Asian shares rebounded on Friday and the euro clawed higher, with European stocks also expected to make gains after brighter corporate news lifted U.S. stocks and debt-laden Italy was able to fund itself at a bond auction.
Commodities mostly rose as investors' appetite for riskier assets was boosted somewhat by signs of a slight improvement in the U.S. economy, but caution remained to the fore amid a European debt crisis that appeared no closer to resolution.
Event risk is still rampant across markets and that trend is going to continue until there is a proper resolution to the euro zone crisis, said IG Markets analyst Stan Shamu.
Data on Thursday showing U.S. jobless claims fell to a 7-month low contributed to some easing of risk aversion, which nudged up yields on Japanese government bonds and shrank Asian credit spreads a touch.
Japan's Nikkei share average <.N225> rose 0.2 percent and MSCI's broadest index of Asia Pacific shares outside Japan climbed 1.2 percent, recouping some of the losses suffered in a sharp sell-off in the previous session.
Financial bookmakers forecast the FTSE 100 <.FTSE> to open up 0.7 percent, and called Germany's DAX <.GDAXI> up 0.7 percent and France's CAC-40 <.FCHI> up 0.5 percent.
U.S. stocks had risen nearly 1 percent on Thursday, after drugmaker Merck & Co (MRK.N) cheered investors by raising its dividend and network equipment maker Cisco Systems (CSCO.O) reported earnings that beat analysts' expectations.
Citi analysts said the Asia ex-Japan region saw accelerated fund inflows in the week ending in Wednesday, compared with the previous week, with Hong Kong and China the main beneficiaries of new money.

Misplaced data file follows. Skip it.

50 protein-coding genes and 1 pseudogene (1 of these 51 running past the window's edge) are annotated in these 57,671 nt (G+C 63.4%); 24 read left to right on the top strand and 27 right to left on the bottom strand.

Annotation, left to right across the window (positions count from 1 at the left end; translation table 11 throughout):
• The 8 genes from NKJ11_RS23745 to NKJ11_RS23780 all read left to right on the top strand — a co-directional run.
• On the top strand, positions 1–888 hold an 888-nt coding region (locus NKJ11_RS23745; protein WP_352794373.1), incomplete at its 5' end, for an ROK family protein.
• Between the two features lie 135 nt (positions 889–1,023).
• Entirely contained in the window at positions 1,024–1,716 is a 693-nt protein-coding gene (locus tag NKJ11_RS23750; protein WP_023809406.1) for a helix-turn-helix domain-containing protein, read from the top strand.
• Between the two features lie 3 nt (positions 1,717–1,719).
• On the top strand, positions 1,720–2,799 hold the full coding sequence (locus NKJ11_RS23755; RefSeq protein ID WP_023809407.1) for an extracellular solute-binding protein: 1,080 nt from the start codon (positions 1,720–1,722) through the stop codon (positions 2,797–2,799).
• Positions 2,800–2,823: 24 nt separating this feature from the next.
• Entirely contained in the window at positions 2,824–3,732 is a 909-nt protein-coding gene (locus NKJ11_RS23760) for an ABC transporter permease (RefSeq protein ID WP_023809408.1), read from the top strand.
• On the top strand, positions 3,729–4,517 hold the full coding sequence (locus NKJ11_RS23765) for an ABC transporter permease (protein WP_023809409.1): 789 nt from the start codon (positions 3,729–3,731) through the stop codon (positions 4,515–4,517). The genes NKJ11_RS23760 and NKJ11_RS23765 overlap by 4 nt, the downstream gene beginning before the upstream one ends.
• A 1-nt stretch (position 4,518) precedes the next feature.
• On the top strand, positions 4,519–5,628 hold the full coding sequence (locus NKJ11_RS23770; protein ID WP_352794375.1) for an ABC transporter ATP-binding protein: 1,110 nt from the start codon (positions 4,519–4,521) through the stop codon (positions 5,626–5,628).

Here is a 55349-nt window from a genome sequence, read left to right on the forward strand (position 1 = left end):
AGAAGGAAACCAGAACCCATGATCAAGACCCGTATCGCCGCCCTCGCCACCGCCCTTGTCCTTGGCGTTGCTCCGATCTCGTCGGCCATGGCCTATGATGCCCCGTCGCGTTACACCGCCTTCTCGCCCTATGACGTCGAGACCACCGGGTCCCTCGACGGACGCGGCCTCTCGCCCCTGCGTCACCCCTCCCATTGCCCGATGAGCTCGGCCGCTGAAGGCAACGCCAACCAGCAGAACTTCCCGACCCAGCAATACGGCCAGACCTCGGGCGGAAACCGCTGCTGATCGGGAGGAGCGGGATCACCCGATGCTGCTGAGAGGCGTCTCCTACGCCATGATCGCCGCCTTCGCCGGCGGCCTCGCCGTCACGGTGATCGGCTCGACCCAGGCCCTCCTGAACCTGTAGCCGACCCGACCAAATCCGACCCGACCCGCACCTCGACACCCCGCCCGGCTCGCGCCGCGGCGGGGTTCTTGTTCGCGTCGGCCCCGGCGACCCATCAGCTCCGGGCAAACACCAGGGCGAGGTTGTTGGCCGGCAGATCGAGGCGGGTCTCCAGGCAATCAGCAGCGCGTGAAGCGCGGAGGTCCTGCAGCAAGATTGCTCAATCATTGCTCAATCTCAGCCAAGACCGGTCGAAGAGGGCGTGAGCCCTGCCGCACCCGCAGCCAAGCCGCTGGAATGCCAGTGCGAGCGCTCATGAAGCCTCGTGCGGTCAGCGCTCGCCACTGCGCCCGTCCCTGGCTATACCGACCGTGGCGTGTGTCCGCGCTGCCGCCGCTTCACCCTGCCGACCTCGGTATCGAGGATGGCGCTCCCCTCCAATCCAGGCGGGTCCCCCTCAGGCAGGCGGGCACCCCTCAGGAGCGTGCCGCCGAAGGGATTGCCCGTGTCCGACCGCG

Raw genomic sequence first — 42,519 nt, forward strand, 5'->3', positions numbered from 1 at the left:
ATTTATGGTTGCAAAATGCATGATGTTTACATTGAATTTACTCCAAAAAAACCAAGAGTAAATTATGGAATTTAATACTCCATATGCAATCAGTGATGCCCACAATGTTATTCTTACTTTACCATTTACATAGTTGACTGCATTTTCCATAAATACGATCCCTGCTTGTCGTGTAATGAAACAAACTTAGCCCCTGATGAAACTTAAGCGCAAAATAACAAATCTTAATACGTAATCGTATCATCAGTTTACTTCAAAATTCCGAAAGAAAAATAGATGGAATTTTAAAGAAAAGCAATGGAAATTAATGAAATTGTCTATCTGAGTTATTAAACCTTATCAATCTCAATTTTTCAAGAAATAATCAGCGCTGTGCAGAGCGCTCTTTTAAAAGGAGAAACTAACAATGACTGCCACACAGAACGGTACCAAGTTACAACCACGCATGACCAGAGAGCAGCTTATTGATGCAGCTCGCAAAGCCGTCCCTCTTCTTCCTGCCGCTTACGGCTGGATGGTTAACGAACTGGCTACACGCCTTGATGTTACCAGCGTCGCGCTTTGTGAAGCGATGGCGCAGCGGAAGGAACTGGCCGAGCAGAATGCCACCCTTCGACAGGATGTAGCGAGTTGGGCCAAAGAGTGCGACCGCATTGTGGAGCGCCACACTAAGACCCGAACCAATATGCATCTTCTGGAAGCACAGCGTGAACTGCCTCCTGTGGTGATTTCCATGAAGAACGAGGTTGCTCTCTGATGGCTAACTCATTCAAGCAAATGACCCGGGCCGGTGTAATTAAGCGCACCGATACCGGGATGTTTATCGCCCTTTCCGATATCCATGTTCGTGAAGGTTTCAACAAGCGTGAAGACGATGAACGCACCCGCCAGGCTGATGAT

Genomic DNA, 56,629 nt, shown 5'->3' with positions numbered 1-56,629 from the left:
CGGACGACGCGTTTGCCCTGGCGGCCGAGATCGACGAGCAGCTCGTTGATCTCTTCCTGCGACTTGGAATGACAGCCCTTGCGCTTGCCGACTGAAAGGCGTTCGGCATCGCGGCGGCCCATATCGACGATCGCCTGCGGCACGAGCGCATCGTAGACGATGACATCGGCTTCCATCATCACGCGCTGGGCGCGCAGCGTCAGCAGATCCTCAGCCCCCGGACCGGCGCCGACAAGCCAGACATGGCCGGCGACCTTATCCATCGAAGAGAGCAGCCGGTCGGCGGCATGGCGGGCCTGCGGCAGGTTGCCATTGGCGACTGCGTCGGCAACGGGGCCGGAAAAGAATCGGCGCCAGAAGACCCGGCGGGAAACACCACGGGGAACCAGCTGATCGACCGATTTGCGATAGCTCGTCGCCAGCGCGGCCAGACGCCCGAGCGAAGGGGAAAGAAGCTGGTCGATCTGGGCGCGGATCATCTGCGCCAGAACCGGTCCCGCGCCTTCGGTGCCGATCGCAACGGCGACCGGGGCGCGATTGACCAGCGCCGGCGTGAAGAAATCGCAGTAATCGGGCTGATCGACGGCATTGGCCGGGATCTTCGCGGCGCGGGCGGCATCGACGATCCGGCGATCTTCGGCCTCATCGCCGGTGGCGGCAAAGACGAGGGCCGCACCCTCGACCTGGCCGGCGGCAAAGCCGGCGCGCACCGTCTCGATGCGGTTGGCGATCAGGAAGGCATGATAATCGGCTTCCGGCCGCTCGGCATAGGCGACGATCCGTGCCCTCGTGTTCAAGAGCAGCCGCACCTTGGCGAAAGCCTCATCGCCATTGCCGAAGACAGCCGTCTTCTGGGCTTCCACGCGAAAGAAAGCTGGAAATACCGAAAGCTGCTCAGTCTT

Nonetheless, the MSCI Asia ex-Japan index remains nearly 20 percent below its 2011 high reached in April. Both the Nikkei and the MSCI Asia ex-Japan were on course for weekly losses of more than 3 percent.
Italy, the latest euro zone nation to find itself in the bond market's crosshairs, moved closer to a national unity government on Thursday, while its treasury managed to sell 1-year bills at yields of less than 7 percent -- the threshold that investors believe renders its debt burden unsustainable.
Market players were split, however, on whether to fret that Rome was paying the highest interest rate on its borrowing in 14 years or celebrate that it was able to hold a successful bond auction at all.
Some took the Italian auction as good news because it wasn't a worst-case scenario, but overall, the situation there is a minus, and not a plus, said Yutaka Miura, senior technical analyst at Mizuho Securities in Tokyo.
The prospect of Italy buckling under its 2 trillion euro debt load has raised fears over Europe's two-year-old crisis to a new level, because the euro zone's bailout fund (EFSF) is not big enough to rescue the bloc's third largest economy.
Italy's funding vulnerability presents a serious risk to the global financial system and forces euro zone leaders to grapple with a lose/lose dilemma, wrote RBS macro credit analysts Edward Marrinan and Edward Young in a note.
Leave one of the euro area's largest economies at the mercy of the funding markets or deploy the under-resourced EFSF in an effort to stabilize the country's borrowing costs.
The euro traded around $1.3620, up around 0.1 percent on the day and well above Thursday's trough at $1.3481. The dollar eased 0.2 percent against a basket of currencies <.DXY>.
Spreads tightened on the Asia ex-Japan iTraxx investment grade index, a gauge of risk appetite, while the yield on 10-year Japanese government bonds rose 0.5 basis point to 0.965 percent.
Commodity markets were mostly firmer, with London Metal Exchange copper gaining 0.9 percent and gold rising 0.4 percent to around $1,767 an ounce.
But oil markets were mixed after a 2 percent rally the previous day, with U.S. crude up 0.3 percent at just over $98 a barrel while Brent crude slipped 0.1 percent to around $113.60.
We had some good news yesterday from Italy on their bond sale, but the oil market is trading from headline to headline, said Ben Le Brun, market analyst at OptionsXpress in Sydney.
Right now there's not enough to give investors a clear direction for prices.
(Additional reporting by Umesh Desai in Hong Kong and Lisa Twaronite in Tokyo; Editing by Kavita Chandran)